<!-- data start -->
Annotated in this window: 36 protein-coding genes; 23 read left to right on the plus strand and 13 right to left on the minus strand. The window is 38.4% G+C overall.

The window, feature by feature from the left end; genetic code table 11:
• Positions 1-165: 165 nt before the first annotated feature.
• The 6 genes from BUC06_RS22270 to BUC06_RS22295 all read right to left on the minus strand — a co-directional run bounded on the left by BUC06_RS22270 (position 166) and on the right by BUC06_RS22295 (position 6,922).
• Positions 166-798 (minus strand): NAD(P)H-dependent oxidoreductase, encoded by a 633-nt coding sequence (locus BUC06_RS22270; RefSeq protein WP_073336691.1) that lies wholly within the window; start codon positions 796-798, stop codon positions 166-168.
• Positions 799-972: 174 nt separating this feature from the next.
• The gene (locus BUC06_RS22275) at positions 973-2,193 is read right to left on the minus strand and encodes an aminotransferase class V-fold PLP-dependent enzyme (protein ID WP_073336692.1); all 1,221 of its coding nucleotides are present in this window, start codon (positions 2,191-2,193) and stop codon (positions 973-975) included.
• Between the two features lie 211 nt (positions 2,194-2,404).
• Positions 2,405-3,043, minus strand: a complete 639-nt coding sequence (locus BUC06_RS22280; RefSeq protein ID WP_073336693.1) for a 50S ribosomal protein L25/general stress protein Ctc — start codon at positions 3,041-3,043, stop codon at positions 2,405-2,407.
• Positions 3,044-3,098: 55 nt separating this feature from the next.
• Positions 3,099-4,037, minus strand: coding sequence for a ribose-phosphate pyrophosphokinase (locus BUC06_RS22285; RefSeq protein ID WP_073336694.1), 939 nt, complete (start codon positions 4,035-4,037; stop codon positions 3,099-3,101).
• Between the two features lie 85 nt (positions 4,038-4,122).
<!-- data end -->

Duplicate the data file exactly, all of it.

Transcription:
Annotated in this window: 36 protein-coding genes; 23 read left to right on the plus strand and 13 right to left on the minus strand. The window is 38.4% G+C overall.

The window, feature by feature from the left end; genetic code table 11:
• Positions 1-165: 165 nt before the first annotated feature.
• The 6 genes from BUC06_RS22270 to BUC06_RS22295 all read right to left on the minus strand — a co-directional run bounded on the left by BUC06_RS22270 (position 166) and on the right by BUC06_RS22295 (position 6,922).
• Positions 166-798 (minus strand): NAD(P)H-dependent oxidoreductase, encoded by a 633-nt coding sequence (locus BUC06_RS22270; RefSeq protein WP_073336691.1) that lies wholly within the window; start codon positions 796-798, stop codon positions 166-168.
• Positions 799-972: 174 nt separating this feature from the next.
• The gene (locus BUC06_RS22275) at positions 973-2,193 is read right to left on the minus strand and encodes an aminotransferase class V-fold PLP-dependent enzyme (protein ID WP_073336692.1); all 1,221 of its coding nucleotides are present in this window, start codon (positions 2,191-2,193) and stop codon (positions 973-975) included.
• Between the two features lie 211 nt (positions 2,194-2,404).
• Positions 2,405-3,043, minus strand: a complete 639-nt coding sequence (locus BUC06_RS22280; RefSeq protein ID WP_073336693.1) for a 50S ribosomal protein L25/general stress protein Ctc — start codon at positions 3,041-3,043, stop codon at positions 2,405-2,407.
• Positions 3,044-3,098: 55 nt separating this feature from the next.
• Positions 3,099-4,037, minus strand: coding sequence for a ribose-phosphate pyrophosphokinase (locus BUC06_RS22285; RefSeq protein ID WP_073336694.1), 939 nt, complete (start codon positions 4,035-4,037; stop codon positions 3,099-3,101).
• Between the two features lie 85 nt (positions 4,038-4,122).